You probably think you can’t learn anything from what I’m about to say because you’re a good communicator, right? I mean, your Linkedin profile probably even mentions your excellent communication skills. But if that’s something you wrote before ubiquitous mobile devices and social media, then you might want to rethink what being a good communicator really means.
We all know times have changed. In the past, phone, print, email, and a little top-down authority was all you needed to get your message across. Today, especially in open organizations, we’re bombarded with information from people across the business and outside its walls—and we don’t acknowledge how good we’ve become at skimming and filtering content.
Have you checked your phone in a meeting because the speaker wasn’t getting through to you? Deleted an email based purely on the subject line? Let that call go to voicemail because you didn’t recognize the caller ID?
I bet you did all these things without even thinking about them—or even considering that the people attempting to connect with you probably say they’re good communicators.
Don’t worry; I used to think I was a good communicator, too. Let me share with you some lessons I’ve learned leading an internal communications team and show you how you can apply that knowledge to communicate more effectively in your open organization.
Shout it out
Three years ago, I worked on a team that provided shared services to other internal teams—common applications, hardware management, that sort of thing. Unfortunately, our team had a visibility issue: Our internal customers had no way of seeing what our team was doing and, when their requests went unanswered, they started speaking poorly of us.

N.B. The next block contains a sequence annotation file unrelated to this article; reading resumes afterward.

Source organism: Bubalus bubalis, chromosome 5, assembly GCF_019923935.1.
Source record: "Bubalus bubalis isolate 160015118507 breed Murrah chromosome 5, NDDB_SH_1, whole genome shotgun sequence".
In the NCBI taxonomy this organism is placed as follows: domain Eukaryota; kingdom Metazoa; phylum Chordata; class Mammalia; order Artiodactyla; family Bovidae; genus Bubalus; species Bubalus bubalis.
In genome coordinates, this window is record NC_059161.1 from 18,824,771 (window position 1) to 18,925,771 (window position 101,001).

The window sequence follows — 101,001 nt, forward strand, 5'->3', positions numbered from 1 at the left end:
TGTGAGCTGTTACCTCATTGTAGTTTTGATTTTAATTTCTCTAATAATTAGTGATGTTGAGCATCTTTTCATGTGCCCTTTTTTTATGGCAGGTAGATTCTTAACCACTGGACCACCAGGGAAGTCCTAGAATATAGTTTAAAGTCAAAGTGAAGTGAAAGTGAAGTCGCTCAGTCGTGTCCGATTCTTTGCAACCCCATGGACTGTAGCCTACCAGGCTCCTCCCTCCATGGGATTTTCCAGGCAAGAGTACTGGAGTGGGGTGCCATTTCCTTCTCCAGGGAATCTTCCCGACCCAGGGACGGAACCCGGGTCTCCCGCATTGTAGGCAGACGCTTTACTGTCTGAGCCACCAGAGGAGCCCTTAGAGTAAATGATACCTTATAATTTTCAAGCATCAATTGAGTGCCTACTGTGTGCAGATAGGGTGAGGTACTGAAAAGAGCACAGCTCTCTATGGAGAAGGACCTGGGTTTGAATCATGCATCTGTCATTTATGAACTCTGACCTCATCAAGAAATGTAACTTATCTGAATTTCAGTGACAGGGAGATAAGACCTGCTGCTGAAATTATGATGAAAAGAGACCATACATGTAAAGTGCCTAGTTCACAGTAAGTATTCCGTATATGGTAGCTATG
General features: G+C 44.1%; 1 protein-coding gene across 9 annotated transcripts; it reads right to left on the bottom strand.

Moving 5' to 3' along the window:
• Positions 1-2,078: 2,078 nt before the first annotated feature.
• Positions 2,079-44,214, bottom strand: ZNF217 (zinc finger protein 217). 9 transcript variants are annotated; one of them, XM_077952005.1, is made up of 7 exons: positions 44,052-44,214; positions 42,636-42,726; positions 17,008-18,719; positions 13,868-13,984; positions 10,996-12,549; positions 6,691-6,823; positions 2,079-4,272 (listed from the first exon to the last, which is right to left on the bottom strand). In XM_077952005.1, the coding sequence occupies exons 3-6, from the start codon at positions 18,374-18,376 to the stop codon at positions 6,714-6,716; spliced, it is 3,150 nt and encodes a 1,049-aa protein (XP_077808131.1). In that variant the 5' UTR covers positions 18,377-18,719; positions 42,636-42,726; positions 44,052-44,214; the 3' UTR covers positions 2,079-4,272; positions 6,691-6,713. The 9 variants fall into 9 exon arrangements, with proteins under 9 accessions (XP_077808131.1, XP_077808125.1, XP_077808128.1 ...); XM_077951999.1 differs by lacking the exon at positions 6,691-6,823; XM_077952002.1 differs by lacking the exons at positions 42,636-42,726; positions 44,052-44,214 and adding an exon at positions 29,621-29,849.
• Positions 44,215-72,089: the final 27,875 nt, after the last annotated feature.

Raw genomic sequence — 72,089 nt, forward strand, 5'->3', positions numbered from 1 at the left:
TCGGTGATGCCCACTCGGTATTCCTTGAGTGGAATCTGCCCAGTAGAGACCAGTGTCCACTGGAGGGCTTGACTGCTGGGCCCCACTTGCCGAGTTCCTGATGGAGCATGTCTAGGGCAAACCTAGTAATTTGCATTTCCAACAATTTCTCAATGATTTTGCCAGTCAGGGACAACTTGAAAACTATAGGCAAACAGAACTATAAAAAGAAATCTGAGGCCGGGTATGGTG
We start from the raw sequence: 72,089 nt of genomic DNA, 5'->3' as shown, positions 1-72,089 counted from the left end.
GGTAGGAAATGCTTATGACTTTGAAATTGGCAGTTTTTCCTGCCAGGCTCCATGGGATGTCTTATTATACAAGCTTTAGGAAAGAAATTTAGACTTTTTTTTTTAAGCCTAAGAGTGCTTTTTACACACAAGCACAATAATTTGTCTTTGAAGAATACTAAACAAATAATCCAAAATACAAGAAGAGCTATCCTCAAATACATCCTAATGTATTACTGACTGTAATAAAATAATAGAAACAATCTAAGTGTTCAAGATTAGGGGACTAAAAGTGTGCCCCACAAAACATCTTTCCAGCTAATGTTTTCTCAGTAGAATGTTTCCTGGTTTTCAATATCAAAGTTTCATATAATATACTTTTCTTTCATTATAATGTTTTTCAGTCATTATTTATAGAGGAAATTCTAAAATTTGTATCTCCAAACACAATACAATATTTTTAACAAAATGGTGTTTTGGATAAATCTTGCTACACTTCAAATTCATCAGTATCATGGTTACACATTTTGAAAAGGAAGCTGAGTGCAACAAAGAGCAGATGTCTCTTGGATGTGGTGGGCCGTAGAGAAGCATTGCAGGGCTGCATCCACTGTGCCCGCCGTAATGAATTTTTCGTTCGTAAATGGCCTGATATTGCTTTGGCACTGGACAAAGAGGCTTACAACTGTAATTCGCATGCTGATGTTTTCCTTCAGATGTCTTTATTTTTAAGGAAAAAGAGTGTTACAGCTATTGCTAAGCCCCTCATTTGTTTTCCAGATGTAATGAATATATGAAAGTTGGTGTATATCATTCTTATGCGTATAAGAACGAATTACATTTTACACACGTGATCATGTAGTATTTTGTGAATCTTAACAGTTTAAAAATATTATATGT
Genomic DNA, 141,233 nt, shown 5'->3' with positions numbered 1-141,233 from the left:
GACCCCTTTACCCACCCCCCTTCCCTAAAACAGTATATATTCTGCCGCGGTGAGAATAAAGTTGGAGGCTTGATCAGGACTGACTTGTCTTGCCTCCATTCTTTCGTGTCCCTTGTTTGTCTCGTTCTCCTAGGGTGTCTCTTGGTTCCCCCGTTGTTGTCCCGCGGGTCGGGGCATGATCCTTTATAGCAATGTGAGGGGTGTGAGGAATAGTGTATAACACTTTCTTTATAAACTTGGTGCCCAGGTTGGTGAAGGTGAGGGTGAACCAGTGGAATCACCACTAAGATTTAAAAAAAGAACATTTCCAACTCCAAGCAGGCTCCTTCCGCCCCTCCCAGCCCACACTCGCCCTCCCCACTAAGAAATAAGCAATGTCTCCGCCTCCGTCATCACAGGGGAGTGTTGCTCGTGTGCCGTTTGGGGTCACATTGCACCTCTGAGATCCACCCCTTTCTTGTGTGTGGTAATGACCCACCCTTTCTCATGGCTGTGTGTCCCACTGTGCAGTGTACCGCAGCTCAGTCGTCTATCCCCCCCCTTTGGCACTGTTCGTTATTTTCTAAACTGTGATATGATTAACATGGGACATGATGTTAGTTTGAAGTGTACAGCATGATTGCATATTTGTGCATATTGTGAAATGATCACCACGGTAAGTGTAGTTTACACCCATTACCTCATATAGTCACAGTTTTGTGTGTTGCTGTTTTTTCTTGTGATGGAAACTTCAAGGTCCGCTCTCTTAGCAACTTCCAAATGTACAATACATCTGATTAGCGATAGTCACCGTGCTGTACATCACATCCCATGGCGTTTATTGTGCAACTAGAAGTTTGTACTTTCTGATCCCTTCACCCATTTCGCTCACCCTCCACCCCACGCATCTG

In short, we had a bad reputation.
To counteract it, our leader at the time said, “Let’s create a monthly newsletter to share with our internal customers all the good work we’re doing for them.” It sounded like a great idea, so we set about doing it. Each month we would find the great things our team had accomplished and shout them out: “Look at us! We did this amazing thing for you! You should be happy.” Overnight we became good communicators.
Or so we thought. We soon learned otherwise—and picked up three important lessons in the process.
Lesson 1: Forget one-way
Jim Whitehurst defines an open organization as “an organization that engages participative communities both inside and out.” Our newsletter failed precisely because we didn’t engage a participative audience. Instead, we told people what to think and how to feel.
Understandably, they hated it.
Why? Because it stood in stark contrast to the way they viewed our team. And most of all, it provided no value to them—it didn’t make their jobs easier or their lives better.
Soon our team went through a larger departmental restructure, and our remit grew from communicating about one team to communicating about the whole department. We needed to change. So we took the opportunity to rebrand ourselves and find a new voice. We knew ‘one way’ communication was out, so we began locating the department’s most interesting people and invited them to share more about themselves and their projects.
The feedback we received from the audience was positive, so we continued in that direction and as we honed our voice we started to learn our second lesson.
Lesson 2: Communicate to inspire, motivate, and empower
Looking again at Jim Whitehurst’s definition, we see that an open organization “…inspires, motivates, and empowers people at all levels to act.” Because we started providing information that had value, people started to consume it. More than that, connections and discussions inside the department actually arose from it. We were inspiring and motivating action.